Review: Aquaman


The history of the DC Comics Extended Universe is a rocky one. We’ve got highs like Wonder Woman and lows like Suicide Squad. Both Batman v Superman and Justice League were incredibly divisive, so folks are really hoping that Aquaman can be another success and show that this franchise has hope.

The gist.

Arthur Curry (Jason Momoa) has a complicated background, as he’s the son of lighthouse keeper (Temuera Morrison) and the Queen of Atlantis (Nicole Kidman). He has very little knowledge or contact with his underwater roots until he’s older, when he’s recruited by a woman named Mera (Amber Heard) to help stop Arthur’s half-brother Orm (Patrick Wilson) from uniting the seven armies of the sea in a war against the people of the land. Orm is advised by the man who trained Arthur, named Vulko (Willem Dafoe), and assisted by a dangerous pirate codenamed Manta (Yahya Abdul-Mateen II).

What works?

Luckily, this movie is a breath of fresh air. This is a truly otherworldly experience, full of excellent world-building moments. Let’s start with the visuals, which aren’t always exceptional but are always interesting. Some huge moments feel a little video-gamey but it’s always enthralling to watch and full of details. I went into this movie wanting epic fights and tons of underwater monsters and I left feeling completely satisfied. The huge climax is incredibly entertaining, leaning hard into the ridiculousness of this whole scenario.

That connects to the next point. This movie knows that it’s ridiculous. We get slow motion shots of Momoa walking through mist for no reason. We get fight sequences that are physically impossible, but the movie knows that and revels in it. The director James Wan has done big action before, most notably Furious 7. This movie is a nonstop montage of “Whoa that’s cool” moments and it totally works.

Is it plausible or realistic? No. Is it fun? Absolutely.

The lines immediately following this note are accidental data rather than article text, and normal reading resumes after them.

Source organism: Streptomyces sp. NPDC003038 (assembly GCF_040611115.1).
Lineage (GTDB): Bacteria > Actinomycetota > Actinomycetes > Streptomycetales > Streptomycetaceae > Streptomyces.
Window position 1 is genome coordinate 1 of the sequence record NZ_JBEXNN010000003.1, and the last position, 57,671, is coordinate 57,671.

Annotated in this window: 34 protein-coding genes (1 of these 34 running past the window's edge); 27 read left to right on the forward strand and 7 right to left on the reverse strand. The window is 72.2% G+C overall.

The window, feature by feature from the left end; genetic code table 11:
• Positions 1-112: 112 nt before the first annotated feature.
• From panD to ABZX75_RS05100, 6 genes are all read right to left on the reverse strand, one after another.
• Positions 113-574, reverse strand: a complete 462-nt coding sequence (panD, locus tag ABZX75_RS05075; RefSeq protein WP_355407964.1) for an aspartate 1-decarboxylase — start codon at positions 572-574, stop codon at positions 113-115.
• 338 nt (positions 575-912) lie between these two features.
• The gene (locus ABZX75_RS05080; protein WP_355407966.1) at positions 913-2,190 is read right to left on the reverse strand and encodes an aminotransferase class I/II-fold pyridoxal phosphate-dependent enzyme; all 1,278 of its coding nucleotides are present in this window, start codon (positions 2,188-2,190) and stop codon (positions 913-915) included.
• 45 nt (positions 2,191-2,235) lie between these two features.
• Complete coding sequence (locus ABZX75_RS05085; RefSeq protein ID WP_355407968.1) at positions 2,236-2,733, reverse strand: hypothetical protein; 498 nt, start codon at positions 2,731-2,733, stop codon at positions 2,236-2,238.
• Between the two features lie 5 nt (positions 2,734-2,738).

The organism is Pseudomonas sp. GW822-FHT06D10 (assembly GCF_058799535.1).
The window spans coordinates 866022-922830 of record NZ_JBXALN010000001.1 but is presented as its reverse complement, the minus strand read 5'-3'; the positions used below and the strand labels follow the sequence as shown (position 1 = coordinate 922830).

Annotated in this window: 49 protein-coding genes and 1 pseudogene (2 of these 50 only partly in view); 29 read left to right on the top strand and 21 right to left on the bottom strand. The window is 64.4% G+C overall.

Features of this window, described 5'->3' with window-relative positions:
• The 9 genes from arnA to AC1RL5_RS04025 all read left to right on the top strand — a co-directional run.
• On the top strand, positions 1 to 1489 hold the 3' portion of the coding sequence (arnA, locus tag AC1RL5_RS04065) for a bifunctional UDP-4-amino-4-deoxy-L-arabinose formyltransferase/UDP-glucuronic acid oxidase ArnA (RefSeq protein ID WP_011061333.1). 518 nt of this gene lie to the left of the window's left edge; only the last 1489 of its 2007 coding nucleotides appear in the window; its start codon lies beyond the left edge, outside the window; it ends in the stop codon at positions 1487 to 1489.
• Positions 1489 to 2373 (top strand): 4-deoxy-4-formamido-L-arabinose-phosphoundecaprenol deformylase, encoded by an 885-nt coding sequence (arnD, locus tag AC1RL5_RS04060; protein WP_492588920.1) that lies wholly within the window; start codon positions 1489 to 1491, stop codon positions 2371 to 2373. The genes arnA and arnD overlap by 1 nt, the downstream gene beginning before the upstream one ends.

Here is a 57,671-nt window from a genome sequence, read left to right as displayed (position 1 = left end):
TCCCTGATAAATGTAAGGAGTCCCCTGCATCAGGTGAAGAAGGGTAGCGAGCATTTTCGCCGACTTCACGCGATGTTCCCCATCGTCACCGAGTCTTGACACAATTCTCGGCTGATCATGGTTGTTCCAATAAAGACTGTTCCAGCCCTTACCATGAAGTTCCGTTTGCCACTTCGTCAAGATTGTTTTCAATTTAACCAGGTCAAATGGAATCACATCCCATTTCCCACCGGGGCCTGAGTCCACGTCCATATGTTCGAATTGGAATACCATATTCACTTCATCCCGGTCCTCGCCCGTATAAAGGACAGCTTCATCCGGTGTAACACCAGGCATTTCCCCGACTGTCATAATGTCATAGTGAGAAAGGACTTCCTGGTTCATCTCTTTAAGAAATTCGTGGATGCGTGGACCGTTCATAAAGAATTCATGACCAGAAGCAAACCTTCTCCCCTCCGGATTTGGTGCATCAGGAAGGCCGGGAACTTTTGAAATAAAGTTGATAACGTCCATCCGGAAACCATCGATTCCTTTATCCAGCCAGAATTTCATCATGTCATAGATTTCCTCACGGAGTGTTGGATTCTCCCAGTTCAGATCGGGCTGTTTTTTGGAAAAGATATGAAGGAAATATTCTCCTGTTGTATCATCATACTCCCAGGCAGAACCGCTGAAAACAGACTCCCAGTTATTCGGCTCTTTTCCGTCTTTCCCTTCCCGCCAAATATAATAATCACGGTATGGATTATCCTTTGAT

When I rank movies, remember that I compare them to movies in their genre. So this movie’s score is ranked against other action-heavy, corny-dialogue films just like this.

So let’s talk about Momoa. Jason Momoa is by no means a good actor. In this film, with this tone, he doesn’t need to be. He delivers one-liners and does crazy cool things, while also walking around without a shirt on. He does exactly what this movie needs him to do.

What didn’t work?

The visual effects aren’t always stellar, but considering the sheer quantity of effects shot, it’s rare when it doesn’t work.

I also question the use of the villain Manta (or Black Manta in the comics). The actor isn’t bad, the origin story isn’t bad… He just doesn’t quite fit. He’s a henchman, a goon. And when he shows up to try to kill Aquaman, it derails the main storyline. I almost would’ve preferred if we met Manta as a henchman and the movie ended with him deciding to kill Aquaman (which essentially where his arc in this film begins). Think of how they did Crossbones in Captain America: The Winter Soldier. This guy will someday become Black Manta, and lead into a sequel. He deserved more than this and he actually might’ve detracted from the main story.


Aquaman is a nice change for the DC films, as it’s actually bright and colorful and embraces its quirky comic book nature. Momoa isn’t a stellar actor but he relishes every moment on-screen here and gives us an Aquaman that you can root for. The story is a tad predictable for an origin story and Manta derails the main story a bit, but the massive battles, interesting creature design, and impressive fight sequences make this is an overall really enjoyable time.



About adamryen

Entertainment. Gaming. Dreaming.
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